The ‘Power Outage’ at Eventbrite in mid-October further antagonised former Ticketfly clients, and there was press speculation about a number of marquee clients whom had apparently left the company ahead of any migration, including Peter Shapiro’s Capitol Theatre in Port Chester, New York, and the I.M.P.-managed Merriweather Post Pavilion in Columbia, Maryland.
By Q3 2019 the message was that ‘We have nearly completed the migration of Ticketfly customers to the Eventbrite platform’, and that plans to align product, marketing and service efforts would be focussed on retaining Music creators to ensure revenue growth. But that Eventbrite may continue to ‘experience elevated levels of churn’ and that whilst many of Ticketfly’s larger clients were migrated to the Eventbrite platform ‘we anticipate that some of these customers may not continue long-term.’
We presume that this is what they were referring to: ‘Five US venues ditch Eventbrite for AXS’ (06.11.19)’.
The jettisoning of the Ticketfly brand, platform, and personnel, and the forced migration to Eventbrite has ultimately cost the company dearly, in lost ticket volumes and revenues, goodwill with some key independent operators within the live music sector, and also in investor reputational harm as expressed by the downward pressure on the stock price.
Self Sign-On & International: Where It’s At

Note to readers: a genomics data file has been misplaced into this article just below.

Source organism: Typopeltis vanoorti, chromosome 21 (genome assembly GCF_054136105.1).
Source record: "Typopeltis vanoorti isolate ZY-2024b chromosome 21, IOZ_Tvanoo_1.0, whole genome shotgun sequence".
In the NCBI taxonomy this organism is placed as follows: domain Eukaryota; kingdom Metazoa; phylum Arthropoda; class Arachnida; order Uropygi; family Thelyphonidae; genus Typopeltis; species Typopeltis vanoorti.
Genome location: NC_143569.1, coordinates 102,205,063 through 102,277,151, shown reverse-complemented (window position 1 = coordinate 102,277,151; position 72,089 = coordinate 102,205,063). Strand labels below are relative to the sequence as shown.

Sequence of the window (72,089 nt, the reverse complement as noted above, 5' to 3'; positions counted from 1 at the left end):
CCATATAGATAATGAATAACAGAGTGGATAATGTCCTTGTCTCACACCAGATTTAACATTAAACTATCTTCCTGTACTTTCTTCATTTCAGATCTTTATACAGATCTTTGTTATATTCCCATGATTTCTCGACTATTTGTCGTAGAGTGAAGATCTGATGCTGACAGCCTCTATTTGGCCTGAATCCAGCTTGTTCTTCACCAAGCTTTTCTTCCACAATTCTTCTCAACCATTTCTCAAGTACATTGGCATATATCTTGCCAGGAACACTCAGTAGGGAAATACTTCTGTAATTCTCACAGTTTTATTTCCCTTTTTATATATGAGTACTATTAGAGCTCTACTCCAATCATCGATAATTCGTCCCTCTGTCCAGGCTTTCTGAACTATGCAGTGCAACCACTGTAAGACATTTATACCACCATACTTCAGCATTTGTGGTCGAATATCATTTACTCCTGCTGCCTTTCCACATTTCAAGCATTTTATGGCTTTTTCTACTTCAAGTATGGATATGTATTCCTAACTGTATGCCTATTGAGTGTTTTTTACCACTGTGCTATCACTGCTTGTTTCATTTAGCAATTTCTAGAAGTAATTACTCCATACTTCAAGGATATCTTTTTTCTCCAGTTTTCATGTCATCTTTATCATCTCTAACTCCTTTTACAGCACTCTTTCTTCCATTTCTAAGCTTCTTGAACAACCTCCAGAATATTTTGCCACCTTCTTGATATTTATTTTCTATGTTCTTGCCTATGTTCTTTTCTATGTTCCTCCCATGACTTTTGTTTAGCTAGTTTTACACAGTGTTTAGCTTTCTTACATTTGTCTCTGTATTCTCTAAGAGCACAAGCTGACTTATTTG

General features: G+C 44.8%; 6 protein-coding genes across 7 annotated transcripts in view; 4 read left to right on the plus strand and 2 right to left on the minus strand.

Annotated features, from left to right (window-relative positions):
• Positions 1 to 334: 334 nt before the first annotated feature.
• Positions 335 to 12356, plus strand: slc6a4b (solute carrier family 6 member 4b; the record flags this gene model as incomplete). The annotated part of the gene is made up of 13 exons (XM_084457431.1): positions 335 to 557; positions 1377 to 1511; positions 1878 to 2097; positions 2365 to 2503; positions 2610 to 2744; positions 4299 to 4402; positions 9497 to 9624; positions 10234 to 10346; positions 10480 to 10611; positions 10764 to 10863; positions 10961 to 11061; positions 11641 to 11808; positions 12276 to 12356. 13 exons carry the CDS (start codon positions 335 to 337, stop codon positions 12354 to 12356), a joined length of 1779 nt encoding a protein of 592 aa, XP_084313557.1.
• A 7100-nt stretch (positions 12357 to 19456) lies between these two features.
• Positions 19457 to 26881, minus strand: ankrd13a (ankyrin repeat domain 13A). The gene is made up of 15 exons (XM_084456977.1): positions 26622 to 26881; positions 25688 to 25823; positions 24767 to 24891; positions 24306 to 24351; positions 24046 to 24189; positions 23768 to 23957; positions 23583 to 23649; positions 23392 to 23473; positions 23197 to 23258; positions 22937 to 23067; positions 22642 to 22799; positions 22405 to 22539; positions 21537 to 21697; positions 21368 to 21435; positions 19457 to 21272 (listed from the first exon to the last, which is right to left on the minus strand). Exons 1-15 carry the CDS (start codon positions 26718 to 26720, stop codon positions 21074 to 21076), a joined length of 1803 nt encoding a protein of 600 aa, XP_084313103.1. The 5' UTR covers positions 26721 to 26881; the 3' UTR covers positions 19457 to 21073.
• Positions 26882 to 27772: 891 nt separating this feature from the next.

The immediate well-being of Eventbrite is therefore intrinsically linked to the global expansion of Self Sign-On.
(Via Eventbrite Q3 2019 Shareholder Letter)
Approximately half of Eventbrite revenue now comes from Creators via the Self Sign-On channel with net revenues growing by 20 percent during the last quarter driven by a 23 percent increase in paid ticket volume Y-O-Y. Self Sign-On paid ticket volume has in fact grown by more than 20% Y-O-Y in each of the last four quarters.
The further refinement of the self-serve platform with new features such as a ticket pricing tool (‘…that leverages machine learning and real-time data-driven insights, which enables creators to price their tickets more intelligently and maximize their ticket sales’), ‘Add-Ons’ – the ability to upsell merchandise or parking with tickets – and reserved seating functionality, will be added for all Creators as the company targets its core markets and categories which apparently represents an opportunity estimated at over $3Bn in sales annually.
The current business outlook provided by Eventbrite for 2019 suggests a range of $319M – $323M in net revenues. So, plenty of room for growth.
At the same time, these new features are costly with product development investment increasing 24% Y-O-Y to $15.9 million, or 19 percent of net revenue, up from 18 percent in the prior year.
Similarly, sales, marketing and support spend increased by 35% Y-O-Y to $28.6M in the quarter, or 35 percent of net revenue, up from 29 percent the prior year.